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The Bald Eagle Is Back

Bald eagle
AP
This column was written by CBS News Early Show co-anchor Harry Smith.


Three cheers for the eagle.

The bald eagle was removed from the list of threatened and endangered species today. It's quite a comeback for the national symbol that was in big trouble back in the 1960s.

In 1967, there were but 417 nesting pairs in all of the lower 48 states. Now there are more than 10,000 pairs. The eagle was disappearing because of the widespread use of the insecticide DDT. Farmers sprayed DDT into local streams and rivers. The eagles ate contaminated fish and, while the DDT didn't kill the birds, it rendered their eggs inviable, and the great birds began to die out.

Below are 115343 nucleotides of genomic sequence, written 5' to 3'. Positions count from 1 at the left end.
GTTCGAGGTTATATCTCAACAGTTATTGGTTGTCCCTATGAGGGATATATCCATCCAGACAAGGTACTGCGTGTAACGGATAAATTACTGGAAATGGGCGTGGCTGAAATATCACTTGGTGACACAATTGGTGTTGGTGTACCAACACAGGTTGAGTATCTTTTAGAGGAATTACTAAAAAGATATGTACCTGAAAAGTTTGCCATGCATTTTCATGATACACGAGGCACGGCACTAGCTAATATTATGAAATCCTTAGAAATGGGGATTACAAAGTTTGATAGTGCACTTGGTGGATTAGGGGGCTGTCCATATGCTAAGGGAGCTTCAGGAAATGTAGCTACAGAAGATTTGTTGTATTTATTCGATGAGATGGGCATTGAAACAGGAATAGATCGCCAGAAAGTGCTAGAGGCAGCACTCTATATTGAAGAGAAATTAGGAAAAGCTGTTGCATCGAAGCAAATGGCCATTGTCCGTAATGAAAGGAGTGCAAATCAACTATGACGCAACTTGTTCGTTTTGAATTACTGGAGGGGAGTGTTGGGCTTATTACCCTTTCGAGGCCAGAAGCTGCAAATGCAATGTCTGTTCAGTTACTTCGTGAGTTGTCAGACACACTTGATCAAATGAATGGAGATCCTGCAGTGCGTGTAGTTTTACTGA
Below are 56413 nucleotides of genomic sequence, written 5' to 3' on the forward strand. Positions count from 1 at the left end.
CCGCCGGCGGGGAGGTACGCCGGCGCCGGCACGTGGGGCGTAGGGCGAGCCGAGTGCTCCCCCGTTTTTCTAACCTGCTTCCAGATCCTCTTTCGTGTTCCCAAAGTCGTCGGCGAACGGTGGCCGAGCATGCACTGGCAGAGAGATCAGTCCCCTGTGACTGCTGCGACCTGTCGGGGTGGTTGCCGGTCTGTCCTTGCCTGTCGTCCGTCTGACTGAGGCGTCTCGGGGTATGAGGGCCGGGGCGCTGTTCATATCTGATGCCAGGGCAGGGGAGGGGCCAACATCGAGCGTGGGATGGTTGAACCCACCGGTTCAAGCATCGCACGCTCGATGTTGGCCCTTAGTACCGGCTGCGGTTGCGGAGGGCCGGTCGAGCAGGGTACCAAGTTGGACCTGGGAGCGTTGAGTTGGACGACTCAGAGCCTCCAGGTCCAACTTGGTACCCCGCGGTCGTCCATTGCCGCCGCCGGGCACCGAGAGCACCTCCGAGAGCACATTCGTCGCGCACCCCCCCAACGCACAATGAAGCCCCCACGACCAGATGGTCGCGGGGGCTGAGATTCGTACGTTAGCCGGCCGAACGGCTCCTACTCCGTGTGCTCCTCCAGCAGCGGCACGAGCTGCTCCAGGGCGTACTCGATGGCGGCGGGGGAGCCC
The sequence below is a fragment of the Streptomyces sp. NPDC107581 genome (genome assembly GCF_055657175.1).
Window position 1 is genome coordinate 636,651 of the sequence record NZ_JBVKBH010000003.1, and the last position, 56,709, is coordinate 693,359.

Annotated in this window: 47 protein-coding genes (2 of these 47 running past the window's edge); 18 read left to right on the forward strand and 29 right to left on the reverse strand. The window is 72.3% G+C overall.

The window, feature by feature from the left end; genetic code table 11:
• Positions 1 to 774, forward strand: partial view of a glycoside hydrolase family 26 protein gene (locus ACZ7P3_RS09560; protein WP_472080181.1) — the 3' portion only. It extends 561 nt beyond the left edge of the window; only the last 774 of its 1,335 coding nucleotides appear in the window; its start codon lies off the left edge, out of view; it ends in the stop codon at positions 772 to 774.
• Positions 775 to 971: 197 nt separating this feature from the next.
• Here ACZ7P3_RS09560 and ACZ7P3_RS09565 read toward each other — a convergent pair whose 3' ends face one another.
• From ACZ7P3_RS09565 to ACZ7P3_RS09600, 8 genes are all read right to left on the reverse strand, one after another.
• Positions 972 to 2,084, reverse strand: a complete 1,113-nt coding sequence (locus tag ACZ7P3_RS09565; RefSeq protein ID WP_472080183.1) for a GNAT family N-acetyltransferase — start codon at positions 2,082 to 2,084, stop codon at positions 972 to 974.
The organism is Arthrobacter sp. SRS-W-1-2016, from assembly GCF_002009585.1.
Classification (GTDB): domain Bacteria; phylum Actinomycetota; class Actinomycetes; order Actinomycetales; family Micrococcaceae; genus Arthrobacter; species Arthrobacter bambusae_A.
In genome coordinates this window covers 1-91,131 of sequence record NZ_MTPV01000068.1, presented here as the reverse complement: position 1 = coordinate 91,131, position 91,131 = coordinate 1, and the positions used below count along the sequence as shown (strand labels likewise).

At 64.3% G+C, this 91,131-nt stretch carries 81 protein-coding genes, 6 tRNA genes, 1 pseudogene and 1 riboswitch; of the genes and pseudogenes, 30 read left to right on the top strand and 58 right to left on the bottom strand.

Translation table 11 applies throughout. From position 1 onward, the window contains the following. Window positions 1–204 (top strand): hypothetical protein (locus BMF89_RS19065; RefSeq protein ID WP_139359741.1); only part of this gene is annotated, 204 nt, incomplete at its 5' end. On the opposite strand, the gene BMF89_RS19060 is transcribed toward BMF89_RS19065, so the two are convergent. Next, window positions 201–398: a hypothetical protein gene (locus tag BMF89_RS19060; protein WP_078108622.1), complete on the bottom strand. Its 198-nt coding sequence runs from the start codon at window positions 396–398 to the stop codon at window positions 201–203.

However, once the use of DDT was banned, the birds mounted a comeback. Bald eagles are everywhere nowadays, even in places where many adults have never seen them before.

I'm sure there was a terrible holler and cry when DDT was banned. How will the crops survive? What will this do to the economy?

Well, the corn's still growing ... and the eagles are soaring.


Harry's daily commentary can be heard on many CBS Radio News affiliates across the country.

By Harry Smith